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Day As a Day Laborer

by Ryan Deto

"PINCHE" this and “cabrón” that. The day laborers I worked with in Capistrano Beach, California articulated these Spanish versions of “fucking” and “bastard” constantly. I even heard the occasional English “shit.” I didn’t realize that swear words could be incorporated, multiple times, into every sentence of every discussion. I was not taken aback or offended by this revelation; being a champion of curse words, I regularly drop F-bombs merely because I think they’re humorous. Still, I was shocked at the frequency at which the swear words were verbalized. The way the day laborers cursed opened me up to a whole new world that I didn’t think was a reality.

The Friday morning starts early. The coastal fog still lingers as I arrive at the parking lot behind Donut World on Camino Capistrano in Capistrano Beach at 6:30 a.m., hoping I am not too late to get a day-laborer job. The small restaurant resembles more of a run-down shack than a donut shop; the powder blue paint chips off the exterior walls and day laborers keep filing in and out the restroom located on the side of building. Workers speckle the parking lot, hanging out in small groups of three or five. I shuffle up to a pair of men leaning against the window of a deserted laundromat. The old plaid flannel jackets and tattered jeans of the two men are typical of the outfits worn by the majority of the workers waiting in the parking lot. I chose an ensemble that includes an old red Stanford hoodie, paint-stained blue sweatpants and a dirty black baseball cap to try to fit in with the crowd. Even with the outfit I still get a barrage of strange looks from all of the workers. My costume may resemble that of a typical day laborer, but it does not disguise the fact that I am the only white guy waiting for a job in the parking lot. The two men standing next to me break apart to leave me all by myself. I am an island in an unfamiliar sea.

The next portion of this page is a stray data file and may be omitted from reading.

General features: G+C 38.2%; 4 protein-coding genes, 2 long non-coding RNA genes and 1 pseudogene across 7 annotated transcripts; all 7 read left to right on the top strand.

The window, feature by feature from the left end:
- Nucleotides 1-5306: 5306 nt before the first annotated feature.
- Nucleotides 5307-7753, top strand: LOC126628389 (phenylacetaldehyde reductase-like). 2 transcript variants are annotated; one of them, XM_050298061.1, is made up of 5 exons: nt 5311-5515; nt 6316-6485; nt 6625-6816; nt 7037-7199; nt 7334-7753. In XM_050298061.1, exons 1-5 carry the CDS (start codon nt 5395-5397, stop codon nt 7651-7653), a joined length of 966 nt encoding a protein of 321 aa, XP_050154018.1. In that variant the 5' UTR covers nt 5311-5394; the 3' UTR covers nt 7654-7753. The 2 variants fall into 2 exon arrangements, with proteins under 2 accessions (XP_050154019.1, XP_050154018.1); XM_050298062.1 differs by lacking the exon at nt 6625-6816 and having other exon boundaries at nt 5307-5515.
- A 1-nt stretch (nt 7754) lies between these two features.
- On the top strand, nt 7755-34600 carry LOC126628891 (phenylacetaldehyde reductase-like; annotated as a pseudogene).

Standing silently is not the only way to pass time while waiting for jobs in Capistrano Beach. One Sunday morning I went down to Donut World to try to get some work. To my surprise, the workers were separated into groups, playing different games. Three men were throwing quarters on the sidewalk, playing a game called “The Line.” Each man threw a quarter onto the sidewalk, trying to get his quarter closest to the crevice between the blocks of concrete. Whoever got closest to the crevice won the quarters of the other two players. If a player landed the quarter in the crevice then the other two players would give the winner an extra quarter each. If any of the quarters were the exact distance from the crevice or in the crevice itself, then those players threw again to determine a winner. Further back in the lot, groups of men huddle around the back of trucks playing 5-card draw poker, gambling, smoking cigarettes and joints, and laughing all at the same time. A car drives by and a young white man and an older white woman, perhaps his mother, asked for two men to work in their yard. They pick a short, young Mexican man and his chubby friend and drive off.

The strange thing was that the majority of the members of each group didn’t react to the employers driving up and asking for workers. Could all of the workers be so lazy as to refuse an easy opportunity to work? That seemed highly unlikely. In his book Tally’s Corner, Elliot Liebow describes the congregation of black men on a street corner in Washington, D.C. An employer approaches the group and almost all of them refuse work. Since the men hang out on the street and refuse work , they are perceived as lazy. Liebow explains, however, that each man has his own complex situation and the fact that they spend time on a street corner in the middle of the day does not mean that they do not have a job. The black men just chose the street corner as a gathering place, an escape from other parts of their lives. The workers hanging out near Donut World are probably doing the same thing. But I am not waiting in the parking lot to hang out or play games; I am waiting to find a job.

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